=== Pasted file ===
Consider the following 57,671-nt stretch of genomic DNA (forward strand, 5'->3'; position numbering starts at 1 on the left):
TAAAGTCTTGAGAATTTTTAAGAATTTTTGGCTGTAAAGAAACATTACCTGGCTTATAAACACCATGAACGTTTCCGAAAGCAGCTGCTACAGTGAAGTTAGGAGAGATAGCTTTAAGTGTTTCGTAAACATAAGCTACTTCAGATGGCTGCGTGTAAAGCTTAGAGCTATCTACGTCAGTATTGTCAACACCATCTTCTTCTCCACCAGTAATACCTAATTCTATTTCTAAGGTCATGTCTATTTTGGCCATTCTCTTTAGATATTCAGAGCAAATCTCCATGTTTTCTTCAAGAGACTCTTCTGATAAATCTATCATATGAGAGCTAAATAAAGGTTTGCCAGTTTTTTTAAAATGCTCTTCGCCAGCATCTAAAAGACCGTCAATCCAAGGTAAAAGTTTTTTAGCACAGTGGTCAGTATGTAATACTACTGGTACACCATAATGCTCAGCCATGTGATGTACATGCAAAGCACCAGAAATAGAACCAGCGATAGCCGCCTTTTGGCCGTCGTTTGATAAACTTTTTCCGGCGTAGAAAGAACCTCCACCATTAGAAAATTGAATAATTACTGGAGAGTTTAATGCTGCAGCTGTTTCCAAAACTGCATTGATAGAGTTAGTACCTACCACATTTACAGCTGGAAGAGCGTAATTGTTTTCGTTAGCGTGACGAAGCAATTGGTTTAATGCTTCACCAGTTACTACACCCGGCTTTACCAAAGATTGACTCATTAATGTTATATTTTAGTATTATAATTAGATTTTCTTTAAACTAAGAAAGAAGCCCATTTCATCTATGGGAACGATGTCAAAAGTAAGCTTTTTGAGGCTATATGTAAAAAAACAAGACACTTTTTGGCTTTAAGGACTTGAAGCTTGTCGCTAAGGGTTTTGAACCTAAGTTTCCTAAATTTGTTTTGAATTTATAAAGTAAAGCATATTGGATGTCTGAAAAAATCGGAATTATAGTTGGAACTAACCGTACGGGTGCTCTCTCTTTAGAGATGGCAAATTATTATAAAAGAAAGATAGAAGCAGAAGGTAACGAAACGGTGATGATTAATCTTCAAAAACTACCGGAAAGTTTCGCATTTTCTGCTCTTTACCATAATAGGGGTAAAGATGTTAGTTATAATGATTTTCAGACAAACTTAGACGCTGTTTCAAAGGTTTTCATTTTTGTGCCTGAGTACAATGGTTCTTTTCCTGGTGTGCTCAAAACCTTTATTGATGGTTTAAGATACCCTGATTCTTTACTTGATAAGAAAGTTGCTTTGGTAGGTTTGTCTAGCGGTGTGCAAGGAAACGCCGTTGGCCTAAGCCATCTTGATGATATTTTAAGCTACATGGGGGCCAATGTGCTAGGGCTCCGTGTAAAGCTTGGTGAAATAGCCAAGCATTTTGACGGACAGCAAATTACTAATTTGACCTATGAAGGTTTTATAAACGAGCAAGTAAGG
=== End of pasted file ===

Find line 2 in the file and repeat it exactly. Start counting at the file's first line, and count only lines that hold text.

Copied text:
TAAAGTCTTGAGAATTTTTAAGAATTTTTGGCTGTAAAGAAACATTACCTGGCTTATAAACACCATGAACGTTTCCGAAAGCAGCTGCTACAGTGAAGTTAGGAGAGATAGCTTTAAGTGTTTCGTAAACATAAGCTACTTCAGATGGCTGCGTGTAAAGCTTAGAGCTATCTACGTCAGTATTGTCAACACCATCTTCTTCTCCACCAGTAATACCTAATTCTATTTCTAAGGTCATGTCTATTTTGGCCATTCTCTTTAGATATTCAGAGCAAATCTCCATGTTTTCTTCAAGAGACTCTTCTGATAAATCTATCATATGAGAGCTAAATAAAGGTTTGCCAGTTTTTTTAAAATGCTCTTCGCCAGCATCTAAAAGACCGTCAATCCAAGGTAAAAGTTTTTTAGCACAGTGGTCAGTATGTAATACTACTGGTACACCATAATGCTCAGCCATGTGATGTACATGCAAAGCACCAGAAATAGAACCAGCGATAGCCGCCTTTTGGCCGTCGTTTGATAAACTTTTTCCGGCGTAGAAAGAACCTCCACCATTAGAAAATTGAATAATTACTGGAGAGTTTAATGCTGCAGCTGTTTCCAAAACTGCATTGATAGAGTTAGTACCTACCACATTTACAGCTGGAAGAGCGTAATTGTTTTCGTTAGCGTGACGAAGCAATTGGTTTAATGCTTCACCAGTTACTACACCCGGCTTTACCAAAGATTGACTCATTAATGTTATATTTTAGTATTATAATTAGATTTTCTTTAAACTAAGAAAGAAGCCCATTTCATCTATGGGAACGATGTCAAAAGTAAGCTTTTTGAGGCTATATGTAAAAAAACAAGACACTTTTTGGCTTTAAGGACTTGAAGCTTGTCGCTAAGGGTTTTGAACCTAAGTTTCCTAAATTTGTTTTGAATTTATAAAGTAAAGCATATTGGATGTCTGAAAAAATCGGAATTATAGTTGGAACTAACCGTACGGGTGCTCTCTCTTTAGAGATGGCAAATTATTATAAAAGAAAGATAGAAGCAGAAGGTAACGAAACGGTGATGATTAATCTTCAAAAACTACCGGAAAGTTTCGCATTTTCTGCTCTTTACCATAATAGGGGTAAAGATGTTAGTTATAATGATTTTCAGACAAACTTAGACGCTGTTTCAAAGGTTTTCATTTTTGTGCCTGAGTACAATGGTTCTTTTCCTGGTGTGCTCAAAACCTTTATTGATGGTTTAAGATACCCTGATTCTTTACTTGATAAGAAAGTTGCTTTGGTAGGTTTGTCTAGCGGTGTGCAAGGAAACGCCGTTGGCCTAAGCCATCTTGATGATATTTTAAGCTACATGGGGGCCAATGTGCTAGGGCTCCGTGTAAAGCTTGGTGAAATAGCCAAGCATTTTGACGGACAGCAAATTACTAATTTGACCTATGAAGGTTTTATAAACGAGCAAGTAAGG